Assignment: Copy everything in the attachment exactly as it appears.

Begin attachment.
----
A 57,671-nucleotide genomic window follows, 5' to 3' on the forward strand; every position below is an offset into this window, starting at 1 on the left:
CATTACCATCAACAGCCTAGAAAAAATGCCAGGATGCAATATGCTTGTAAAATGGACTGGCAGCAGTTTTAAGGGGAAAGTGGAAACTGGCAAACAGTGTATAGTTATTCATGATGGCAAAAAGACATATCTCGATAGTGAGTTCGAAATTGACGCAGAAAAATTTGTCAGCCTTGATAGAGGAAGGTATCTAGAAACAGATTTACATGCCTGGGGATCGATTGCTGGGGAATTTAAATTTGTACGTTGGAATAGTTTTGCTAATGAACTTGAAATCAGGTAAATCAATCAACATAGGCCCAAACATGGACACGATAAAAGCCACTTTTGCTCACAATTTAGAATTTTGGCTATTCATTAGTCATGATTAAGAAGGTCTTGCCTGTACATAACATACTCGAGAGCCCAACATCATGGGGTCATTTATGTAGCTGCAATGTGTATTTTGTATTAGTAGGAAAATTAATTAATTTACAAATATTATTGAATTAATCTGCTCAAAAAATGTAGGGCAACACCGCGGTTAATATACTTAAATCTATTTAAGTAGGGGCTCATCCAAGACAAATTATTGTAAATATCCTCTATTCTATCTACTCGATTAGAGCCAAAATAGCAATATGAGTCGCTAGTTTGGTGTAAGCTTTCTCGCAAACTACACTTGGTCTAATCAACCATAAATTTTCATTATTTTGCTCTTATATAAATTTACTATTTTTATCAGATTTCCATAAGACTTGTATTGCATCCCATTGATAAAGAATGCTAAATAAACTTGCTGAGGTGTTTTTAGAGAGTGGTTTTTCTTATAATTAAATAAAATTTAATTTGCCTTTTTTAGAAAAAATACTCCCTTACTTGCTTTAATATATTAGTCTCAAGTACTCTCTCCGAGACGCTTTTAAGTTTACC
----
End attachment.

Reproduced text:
A 57,671-nucleotide genomic window follows, 5' to 3' on the forward strand; every position below is an offset into this window, starting at 1 on the left:
CATTACCATCAACAGCCTAGAAAAAATGCCAGGATGCAATATGCTTGTAAAATGGACTGGCAGCAGTTTTAAGGGGAAAGTGGAAACTGGCAAACAGTGTATAGTTATTCATGATGGCAAAAAGACATATCTCGATAGTGAGTTCGAAATTGACGCAGAAAAATTTGTCAGCCTTGATAGAGGAAGGTATCTAGAAACAGATTTACATGCCTGGGGATCGATTGCTGGGGAATTTAAATTTGTACGTTGGAATAGTTTTGCTAATGAACTTGAAATCAGGTAAATCAATCAACATAGGCCCAAACATGGACACGATAAAAGCCACTTTTGCTCACAATTTAGAATTTTGGCTATTCATTAGTCATGATTAAGAAGGTCTTGCCTGTACATAACATACTCGAGAGCCCAACATCATGGGGTCATTTATGTAGCTGCAATGTGTATTTTGTATTAGTAGGAAAATTAATTAATTTACAAATATTATTGAATTAATCTGCTCAAAAAATGTAGGGCAACACCGCGGTTAATATACTTAAATCTATTTAAGTAGGGGCTCATCCAAGACAAATTATTGTAAATATCCTCTATTCTATCTACTCGATTAGAGCCAAAATAGCAATATGAGTCGCTAGTTTGGTGTAAGCTTTCTCGCAAACTACACTTGGTCTAATCAACCATAAATTTTCATTATTTTGCTCTTATATAAATTTACTATTTTTATCAGATTTCCATAAGACTTGTATTGCATCCCATTGATAAAGAATGCTAAATAAACTTGCTGAGGTGTTTTTAGAGAGTGGTTTTTCTTATAATTAAATAAAATTTAATTTGCCTTTTTTAGAAAAAATACTCCCTTACTTGCTTTAATATATTAGTCTCAAGTACTCTCTCCGAGACGCTTTTAAGTTTACC